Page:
Your annual meeting needs a couple of meeting anthropologists!
No, not a couple of people in Raiders of the Lost Ark clothing, carrying shovels and picks.
You need curious people, preferably outsiders, to observe your meeting participants’ actions, behaviors, decisions and group culture. You need to know how your attendees interact with each other, respond to your schedule, react to your speakers and content, align with or against your plans and generally conduct themselves at your conference.
Most meeting organizers and their staff are too busy overseeing the logistics of the event to observe attendees’ actions. Yet they need that data.
Usually meeting organizers rely on post-conference surveys to collect data from their attendees about the experience. But that is not enough. That only gives a snapshot into that attendee’s mind about the questions asked. It does not accurately illustrate your attendees’ actions, behaviors and decisions during the event.
You need some outside observers with an intense curiosity about how your conference attendees act, behave and respond.
Your Conference As A Society
Annual meetings take humans out of their daily routines and force them into a new environment. Attendees suddenly face unfamiliar surroundings, a strange home base, untried schedules, unusual meal routines, different ideas, new connections, foreign sleeping patterns and unknown experiences. It is an abnormal situation.
The conference attendees form a temporary society with new rules and expectations. A society is a group of individuals that have common associations. That association can be culture, interaction, location, role, social status, work or some other relationship.
Within that conference society is a plurality of other groups and small communities. Some practices of these smaller societies are assimilated into the larger conference society. Some traits are seen as offensive or contradictory to the values of other groups. Within the larger conference society exists an unspoken expectation and tension on how everyone is expected to behave and act.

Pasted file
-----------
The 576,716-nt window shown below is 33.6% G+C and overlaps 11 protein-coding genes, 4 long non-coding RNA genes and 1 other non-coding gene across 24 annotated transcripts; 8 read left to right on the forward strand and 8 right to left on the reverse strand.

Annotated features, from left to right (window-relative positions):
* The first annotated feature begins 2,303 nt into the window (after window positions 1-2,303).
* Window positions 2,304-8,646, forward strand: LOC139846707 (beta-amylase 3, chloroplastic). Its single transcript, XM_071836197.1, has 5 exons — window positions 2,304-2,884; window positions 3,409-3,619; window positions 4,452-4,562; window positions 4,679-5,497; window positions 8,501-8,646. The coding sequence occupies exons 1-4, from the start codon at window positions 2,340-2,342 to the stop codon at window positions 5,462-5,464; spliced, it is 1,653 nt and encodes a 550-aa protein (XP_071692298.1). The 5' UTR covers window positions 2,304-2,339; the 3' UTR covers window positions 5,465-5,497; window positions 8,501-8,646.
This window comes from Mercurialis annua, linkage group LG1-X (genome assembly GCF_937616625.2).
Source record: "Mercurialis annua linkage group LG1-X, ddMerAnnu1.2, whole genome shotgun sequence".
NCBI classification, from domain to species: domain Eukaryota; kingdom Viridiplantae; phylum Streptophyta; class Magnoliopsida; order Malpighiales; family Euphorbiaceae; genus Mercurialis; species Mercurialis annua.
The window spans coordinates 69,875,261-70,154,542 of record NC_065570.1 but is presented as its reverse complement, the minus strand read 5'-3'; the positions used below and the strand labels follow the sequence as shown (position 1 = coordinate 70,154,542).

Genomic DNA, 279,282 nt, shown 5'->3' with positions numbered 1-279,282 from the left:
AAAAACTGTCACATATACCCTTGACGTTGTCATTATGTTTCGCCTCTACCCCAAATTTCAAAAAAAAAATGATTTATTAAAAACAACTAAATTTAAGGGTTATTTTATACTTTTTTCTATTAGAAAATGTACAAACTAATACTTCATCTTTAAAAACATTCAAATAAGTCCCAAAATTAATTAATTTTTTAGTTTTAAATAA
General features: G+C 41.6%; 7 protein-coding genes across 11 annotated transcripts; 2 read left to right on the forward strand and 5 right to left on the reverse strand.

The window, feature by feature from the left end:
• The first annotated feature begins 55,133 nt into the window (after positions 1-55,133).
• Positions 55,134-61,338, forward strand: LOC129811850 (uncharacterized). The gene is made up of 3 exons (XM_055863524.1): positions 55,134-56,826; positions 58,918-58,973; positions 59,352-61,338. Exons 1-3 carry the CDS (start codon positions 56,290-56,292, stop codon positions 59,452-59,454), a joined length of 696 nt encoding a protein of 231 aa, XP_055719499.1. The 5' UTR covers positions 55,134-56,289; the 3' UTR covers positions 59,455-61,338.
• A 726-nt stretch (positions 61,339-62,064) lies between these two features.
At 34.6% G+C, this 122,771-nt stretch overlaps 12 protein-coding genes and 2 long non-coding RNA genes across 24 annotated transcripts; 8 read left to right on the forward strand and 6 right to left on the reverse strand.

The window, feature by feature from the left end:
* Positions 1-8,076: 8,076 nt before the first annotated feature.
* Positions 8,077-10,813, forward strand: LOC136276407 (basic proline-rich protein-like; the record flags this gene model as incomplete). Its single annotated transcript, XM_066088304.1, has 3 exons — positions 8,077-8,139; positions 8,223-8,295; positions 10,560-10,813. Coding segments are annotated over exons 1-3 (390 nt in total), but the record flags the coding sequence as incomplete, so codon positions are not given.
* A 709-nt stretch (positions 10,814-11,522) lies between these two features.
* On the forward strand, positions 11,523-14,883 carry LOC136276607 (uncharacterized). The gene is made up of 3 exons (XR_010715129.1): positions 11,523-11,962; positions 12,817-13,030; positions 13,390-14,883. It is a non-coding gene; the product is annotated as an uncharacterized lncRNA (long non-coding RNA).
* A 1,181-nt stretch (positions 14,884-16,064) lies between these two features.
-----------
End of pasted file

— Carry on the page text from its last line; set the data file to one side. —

Yet in today’s world of networked individuals, new behaviors are emerging. Some are creating new rules and systems of behavior, even within face-to-face experiences. Some are defying old patterns of beliefs.
Thinking Like Meeting Anthropologists
Your conference society portrays specific patterns of behavior and actions. The challenge is whether you have the bandwidth to objectively observe how they are responding to your conference.
You need a couple of meeting anthropologists to uncover what people are doing, where they are going, where they are congregating and how to make things better for them.
Here are some questions your curious meeting anthropologists should consider:
- What patterns of attendee behavior are you observing?
- Where are attendees congregating?
- Where are they not congregating?
- What venue and environmental pressures are shaping the attendee experience?
- What parts of the conference schedule are attendees avoiding?
- What are attendees carrying with them to sessions?
- How are attendees communicating with each other?
- How are attendees reacting to the flow of the conference experience?
- What are attendees feeling about this experience?
- How are attendees behaving in education sessions?
What other things would you ask your meeting anthropologists to observe? What would be the benefit of inviting meeting anthropologists to your next conference?